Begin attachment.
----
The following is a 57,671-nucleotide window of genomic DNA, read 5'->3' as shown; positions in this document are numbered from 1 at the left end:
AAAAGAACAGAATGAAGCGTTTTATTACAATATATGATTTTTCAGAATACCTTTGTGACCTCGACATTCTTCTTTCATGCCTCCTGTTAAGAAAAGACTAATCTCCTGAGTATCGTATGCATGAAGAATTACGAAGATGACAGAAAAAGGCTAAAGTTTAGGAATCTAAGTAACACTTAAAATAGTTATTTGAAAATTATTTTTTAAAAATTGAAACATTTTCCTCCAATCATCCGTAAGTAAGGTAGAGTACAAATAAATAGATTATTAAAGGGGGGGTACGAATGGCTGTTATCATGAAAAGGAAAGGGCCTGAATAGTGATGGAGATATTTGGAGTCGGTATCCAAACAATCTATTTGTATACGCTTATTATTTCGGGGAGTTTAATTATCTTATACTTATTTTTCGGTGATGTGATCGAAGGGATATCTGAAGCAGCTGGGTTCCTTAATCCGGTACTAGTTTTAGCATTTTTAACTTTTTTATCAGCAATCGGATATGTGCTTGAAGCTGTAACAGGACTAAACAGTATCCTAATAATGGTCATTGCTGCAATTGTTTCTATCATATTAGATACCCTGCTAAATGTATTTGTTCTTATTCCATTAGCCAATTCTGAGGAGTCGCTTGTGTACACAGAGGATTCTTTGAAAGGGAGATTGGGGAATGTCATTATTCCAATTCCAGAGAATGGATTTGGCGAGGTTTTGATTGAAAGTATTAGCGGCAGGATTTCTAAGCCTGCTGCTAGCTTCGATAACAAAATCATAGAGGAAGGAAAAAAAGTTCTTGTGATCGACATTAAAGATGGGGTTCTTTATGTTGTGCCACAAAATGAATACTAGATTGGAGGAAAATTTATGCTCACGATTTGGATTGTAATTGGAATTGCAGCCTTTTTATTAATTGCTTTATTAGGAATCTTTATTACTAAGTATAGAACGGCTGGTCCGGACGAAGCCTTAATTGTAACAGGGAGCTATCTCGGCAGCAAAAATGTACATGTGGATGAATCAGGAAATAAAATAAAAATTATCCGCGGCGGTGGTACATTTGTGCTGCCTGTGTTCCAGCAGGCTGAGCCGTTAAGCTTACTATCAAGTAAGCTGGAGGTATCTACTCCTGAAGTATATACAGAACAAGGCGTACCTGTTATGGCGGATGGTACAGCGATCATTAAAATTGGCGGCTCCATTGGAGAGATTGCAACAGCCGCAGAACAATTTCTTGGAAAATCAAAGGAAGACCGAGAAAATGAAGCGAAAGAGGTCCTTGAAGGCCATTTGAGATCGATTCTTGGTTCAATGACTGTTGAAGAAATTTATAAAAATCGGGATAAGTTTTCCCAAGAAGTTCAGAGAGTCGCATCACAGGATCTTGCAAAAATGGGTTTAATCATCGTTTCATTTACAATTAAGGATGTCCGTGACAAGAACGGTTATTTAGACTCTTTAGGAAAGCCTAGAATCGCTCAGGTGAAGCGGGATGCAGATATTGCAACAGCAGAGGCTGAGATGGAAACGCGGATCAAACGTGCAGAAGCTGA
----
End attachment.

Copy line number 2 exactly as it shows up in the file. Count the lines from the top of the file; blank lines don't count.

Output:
AAAAGAACAGAATGAAGCGTTTTATTACAATATATGATTTTTCAGAATACCTTTGTGACCTCGACATTCTTCTTTCATGCCTCCTGTTAAGAAAAGACTAATCTCCTGAGTATCGTATGCATGAAGAATTACGAAGATGACAGAAAAAGGCTAAAGTTTAGGAATCTAAGTAACACTTAAAATAGTTATTTGAAAATTATTTTTTAAAAATTGAAACATTTTCCTCCAATCATCCGTAAGTAAGGTAGAGTACAAATAAATAGATTATTAAAGGGGGGGTACGAATGGCTGTTATCATGAAAAGGAAAGGGCCTGAATAGTGATGGAGATATTTGGAGTCGGTATCCAAACAATCTATTTGTATACGCTTATTATTTCGGGGAGTTTAATTATCTTATACTTATTTTTCGGTGATGTGATCGAAGGGATATCTGAAGCAGCTGGGTTCCTTAATCCGGTACTAGTTTTAGCATTTTTAACTTTTTTATCAGCAATCGGATATGTGCTTGAAGCTGTAACAGGACTAAACAGTATCCTAATAATGGTCATTGCTGCAATTGTTTCTATCATATTAGATACCCTGCTAAATGTATTTGTTCTTATTCCATTAGCCAATTCTGAGGAGTCGCTTGTGTACACAGAGGATTCTTTGAAAGGGAGATTGGGGAATGTCATTATTCCAATTCCAGAGAATGGATTTGGCGAGGTTTTGATTGAAAGTATTAGCGGCAGGATTTCTAAGCCTGCTGCTAGCTTCGATAACAAAATCATAGAGGAAGGAAAAAAAGTTCTTGTGATCGACATTAAAGATGGGGTTCTTTATGTTGTGCCACAAAATGAATACTAGATTGGAGGAAAATTTATGCTCACGATTTGGATTGTAATTGGAATTGCAGCCTTTTTATTAATTGCTTTATTAGGAATCTTTATTACTAAGTATAGAACGGCTGGTCCGGACGAAGCCTTAATTGTAACAGGGAGCTATCTCGGCAGCAAAAATGTACATGTGGATGAATCAGGAAATAAAATAAAAATTATCCGCGGCGGTGGTACATTTGTGCTGCCTGTGTTCCAGCAGGCTGAGCCGTTAAGCTTACTATCAAGTAAGCTGGAGGTATCTACTCCTGAAGTATATACAGAACAAGGCGTACCTGTTATGGCGGATGGTACAGCGATCATTAAAATTGGCGGCTCCATTGGAGAGATTGCAACAGCCGCAGAACAATTTCTTGGAAAATCAAAGGAAGACCGAGAAAATGAAGCGAAAGAGGTCCTTGAAGGCCATTTGAGATCGATTCTTGGTTCAATGACTGTTGAAGAAATTTATAAAAATCGGGATAAGTTTTCCCAAGAAGTTCAGAGAGTCGCATCACAGGATCTTGCAAAAATGGGTTTAATCATCGTTTCATTTACAATTAAGGATGTCCGTGACAAGAACGGTTATTTAGACTCTTTAGGAAAGCCTAGAATCGCTCAGGTGAAGCGGGATGCAGATATTGCAACAGCAGAGGCTGAGATGGAAACGCGGATCAAACGTGCAGAAGCTGA